|Eow Links 102|
Eow Links 102
"Eow" for End Of Week. TTRPG Links I gathered during the week. This is iteration 102.
For more weekly links, head to The Seed of Worlds Shiny TTRPG link collection.
My favourite for this week is Dark*Matter Reflections, "the rules went behind the screen and we were not really paying much attention to the numbers on the character sheets"
The tension sits between me wanting to get back to having a gaming group and the separate but similar desire to play in some games. These are different things that might look very similar but which, as Justin Alexander points out, aren’t. Being in a gaming group is something qualitatively different to wanting to play some games. I want to enjoy both.
Brecht’s plays are very different to this. The characters are effectively explorers, learning about the play-world as they encounter it. The lessons are such that it doesn’t particularly matter in which order they are experienced; it is more a process that leads to an understanding of the dramatical world.
Allowing players to put themselves into bad situations is one of the most important protections against RR. Anyone can see how unfair and frustrating is to save your beloved villain from the PCs with dice-fudging and "deus ex machina" only to have him reappear later. But there are lots of GMs who think it is fine to save the PCs from the villain in a similar way. It is not. It is equally RR. You're negating player’s (bad) choices.
I've got an idea for the campaign but my first area for focus is the session minus one or 'do I want to play with these people, do they want to be in a game I am proposing to DM.' Assuming the answer is yes, we will proceed straight to Session Zero - but the question must be asked first.
. Is there a rule? Cool, use it.
. If not, can something adjacent be adapted to it? In old-school D&D, I usually fall back on “Can this be an ability check or a saving throw?”
. If not, make it an X-in-6 roll.
A comment says:
I am much more a fan of “1 in X”. (...) I just tell them “roll a dX” and they always know that “something always happens on a 1”.
It has a neat acronym, which makes it memorable. Openness, Conscientiousness, Extroversion, Agreeableness, Neuroticism: OCEAN. As noted before, I like to do my solo play tools-free. Anything that helps in memorising is a plus for that. (It would be better if the terms weren't multisyllabic words, but that's not how psychologists work.)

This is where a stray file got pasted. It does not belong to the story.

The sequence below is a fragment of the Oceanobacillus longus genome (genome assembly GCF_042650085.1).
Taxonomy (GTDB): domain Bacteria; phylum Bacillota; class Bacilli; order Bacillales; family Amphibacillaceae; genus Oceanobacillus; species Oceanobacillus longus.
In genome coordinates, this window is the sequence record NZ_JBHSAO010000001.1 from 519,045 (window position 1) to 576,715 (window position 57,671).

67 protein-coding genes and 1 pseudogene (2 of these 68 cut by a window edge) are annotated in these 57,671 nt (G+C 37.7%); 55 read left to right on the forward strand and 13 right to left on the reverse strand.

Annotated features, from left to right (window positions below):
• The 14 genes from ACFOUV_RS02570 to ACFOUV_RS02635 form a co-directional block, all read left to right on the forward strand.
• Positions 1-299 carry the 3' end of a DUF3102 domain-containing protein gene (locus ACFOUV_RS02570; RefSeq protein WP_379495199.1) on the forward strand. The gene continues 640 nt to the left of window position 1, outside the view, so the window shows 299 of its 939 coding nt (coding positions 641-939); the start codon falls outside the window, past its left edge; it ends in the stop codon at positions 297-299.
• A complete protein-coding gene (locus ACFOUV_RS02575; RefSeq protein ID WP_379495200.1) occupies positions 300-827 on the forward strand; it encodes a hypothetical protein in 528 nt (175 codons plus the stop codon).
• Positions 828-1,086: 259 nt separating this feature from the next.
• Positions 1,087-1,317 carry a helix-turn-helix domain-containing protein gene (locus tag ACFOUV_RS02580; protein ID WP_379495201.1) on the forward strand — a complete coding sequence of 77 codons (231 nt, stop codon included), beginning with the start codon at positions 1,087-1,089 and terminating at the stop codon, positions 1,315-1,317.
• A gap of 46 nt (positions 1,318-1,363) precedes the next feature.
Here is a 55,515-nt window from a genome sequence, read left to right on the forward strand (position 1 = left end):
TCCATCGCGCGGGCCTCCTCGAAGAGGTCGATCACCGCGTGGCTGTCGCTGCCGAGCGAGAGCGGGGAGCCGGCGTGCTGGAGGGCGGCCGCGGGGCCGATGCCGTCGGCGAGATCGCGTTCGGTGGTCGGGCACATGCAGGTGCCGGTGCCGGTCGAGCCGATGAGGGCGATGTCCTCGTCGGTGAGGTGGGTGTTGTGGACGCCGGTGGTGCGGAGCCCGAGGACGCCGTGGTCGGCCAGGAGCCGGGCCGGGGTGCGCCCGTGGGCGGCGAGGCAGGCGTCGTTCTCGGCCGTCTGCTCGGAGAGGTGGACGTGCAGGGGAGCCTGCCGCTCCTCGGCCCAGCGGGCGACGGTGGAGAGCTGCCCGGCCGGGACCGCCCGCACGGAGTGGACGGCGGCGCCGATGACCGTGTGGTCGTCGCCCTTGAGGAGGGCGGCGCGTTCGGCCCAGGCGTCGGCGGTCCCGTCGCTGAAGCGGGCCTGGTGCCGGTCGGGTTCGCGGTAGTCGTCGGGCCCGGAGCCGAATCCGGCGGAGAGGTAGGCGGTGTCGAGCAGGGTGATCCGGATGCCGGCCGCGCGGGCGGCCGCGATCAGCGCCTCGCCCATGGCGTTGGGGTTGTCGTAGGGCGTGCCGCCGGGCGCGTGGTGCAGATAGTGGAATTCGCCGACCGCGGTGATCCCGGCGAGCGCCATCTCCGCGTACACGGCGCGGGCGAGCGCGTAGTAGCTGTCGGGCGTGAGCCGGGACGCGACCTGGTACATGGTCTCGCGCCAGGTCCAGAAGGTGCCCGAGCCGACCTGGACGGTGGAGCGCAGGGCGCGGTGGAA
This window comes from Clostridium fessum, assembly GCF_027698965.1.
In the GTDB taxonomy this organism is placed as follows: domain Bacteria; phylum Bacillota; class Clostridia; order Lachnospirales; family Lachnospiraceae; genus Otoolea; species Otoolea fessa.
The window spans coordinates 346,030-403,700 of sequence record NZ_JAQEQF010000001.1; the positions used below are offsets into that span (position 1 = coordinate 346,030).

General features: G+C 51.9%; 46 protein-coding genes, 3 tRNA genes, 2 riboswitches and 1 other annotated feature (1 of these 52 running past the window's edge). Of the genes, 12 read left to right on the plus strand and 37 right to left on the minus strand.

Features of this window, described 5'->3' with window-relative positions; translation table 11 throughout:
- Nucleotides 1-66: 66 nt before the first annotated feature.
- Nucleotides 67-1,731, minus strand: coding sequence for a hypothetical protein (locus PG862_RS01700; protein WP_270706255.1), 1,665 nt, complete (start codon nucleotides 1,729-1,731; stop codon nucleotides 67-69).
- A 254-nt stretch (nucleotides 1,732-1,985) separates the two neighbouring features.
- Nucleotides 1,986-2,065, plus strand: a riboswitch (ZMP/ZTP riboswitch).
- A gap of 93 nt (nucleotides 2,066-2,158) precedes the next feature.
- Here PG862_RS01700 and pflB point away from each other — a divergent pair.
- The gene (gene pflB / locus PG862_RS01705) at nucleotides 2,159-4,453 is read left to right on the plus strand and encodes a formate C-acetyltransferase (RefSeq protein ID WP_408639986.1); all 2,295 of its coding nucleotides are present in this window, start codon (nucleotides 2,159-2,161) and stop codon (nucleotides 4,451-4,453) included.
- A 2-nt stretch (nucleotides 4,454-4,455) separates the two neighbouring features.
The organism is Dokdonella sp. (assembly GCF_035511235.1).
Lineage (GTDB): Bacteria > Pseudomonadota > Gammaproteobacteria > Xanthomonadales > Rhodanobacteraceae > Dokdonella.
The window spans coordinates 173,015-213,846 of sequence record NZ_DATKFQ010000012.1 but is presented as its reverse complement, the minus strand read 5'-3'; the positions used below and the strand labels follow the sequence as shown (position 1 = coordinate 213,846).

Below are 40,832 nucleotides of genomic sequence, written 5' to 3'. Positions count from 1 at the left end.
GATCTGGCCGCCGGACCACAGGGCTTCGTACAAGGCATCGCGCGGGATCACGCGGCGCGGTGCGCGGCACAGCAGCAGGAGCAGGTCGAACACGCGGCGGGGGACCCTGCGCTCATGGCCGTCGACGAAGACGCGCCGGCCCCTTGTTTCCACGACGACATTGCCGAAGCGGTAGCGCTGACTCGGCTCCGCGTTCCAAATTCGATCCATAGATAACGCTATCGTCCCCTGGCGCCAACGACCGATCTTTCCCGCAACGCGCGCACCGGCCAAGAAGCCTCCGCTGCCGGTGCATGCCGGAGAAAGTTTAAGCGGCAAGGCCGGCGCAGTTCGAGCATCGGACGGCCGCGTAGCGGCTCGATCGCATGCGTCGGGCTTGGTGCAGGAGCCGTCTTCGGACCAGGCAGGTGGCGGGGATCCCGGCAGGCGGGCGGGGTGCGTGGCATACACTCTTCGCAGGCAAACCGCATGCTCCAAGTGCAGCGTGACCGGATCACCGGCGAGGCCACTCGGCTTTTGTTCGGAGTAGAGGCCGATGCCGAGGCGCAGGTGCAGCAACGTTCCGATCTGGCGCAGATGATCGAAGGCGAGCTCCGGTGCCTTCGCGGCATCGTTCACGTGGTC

When my wife took over, she essentially stopped using most of the rules and switched to playing with a greater degree of GM Fiat. We didn’t know this at the time, of course, but she was focused on the “make believe” element of the game far more than on the “wargaming/rules” stuff. It made for compelling dramatic stories that arose from the collective experience of play.
In effect, the rules went behind the screen and we were not really paying much attention to the numbers on the character sheets. The GM was interpreting and adjudicating with very little meta-discussion and much more descriptive detail. We became increasingly immersed in the world that was like the real one but twisted.
Every week I email a list of ten excellent D&D links to my newsletter subscribers. Last week I sent out my fiftieth list! To celebrate, here is a list of the most popular items from each email.
No, there is no correct way. Generally, I write things with the assumption that player-characters are encountering these locales for the first time—mainly because that’s the experience (most) players will be having?
The damage reduction is a property and advantage of armor over speed, toughness and/or magic properties. A wolf or dragon does not receive a damage reduction because they probably don't have armor. An orc or horse in armor or barding does receive damage reduction.
I propose rolling for wandering monsters once every 10 minutes (or whatever interval) of real time. This may seem radical, even nonsensical, but I think there's merit to the idea. For one, it's much easier (for me anyway) to consistently keep track of actual intervals of 10 minutes. Second, it's an additional incentive for the players to get things done.
Understanding what creates Immersion and the effects that has also has some explanatory power for those of us wrapped up in game design theory and thinking. The descriptions of what makes an experience Immersive, I found myself reflecting on my favorite, most memorable game and story experiences. I will be using these ideas in future games and stories.
I've used this chart or ones like it many times in the past, since figuring out how to operate the tools of the Ancients is an important part of the fun of Gamma World. However, what I noticed is that the fun very quickly dissipates. After a half-dozen or so uses of the chart, the whole process ceases to be enjoyable and simply becomes tedious.
So here's my rules for actually searching those interesting furniture pieces, each with different results. Wanna taste the potions on the alchemist's bench? See who's hiding inside the cupboard? Do you dare disturb the tomb? Are you sure you want to be scrutinized by the evil man in the portrait above the fireplace? What grim findings await you in the torture rack?
But remember that they need to not-die every single time if they want to survive.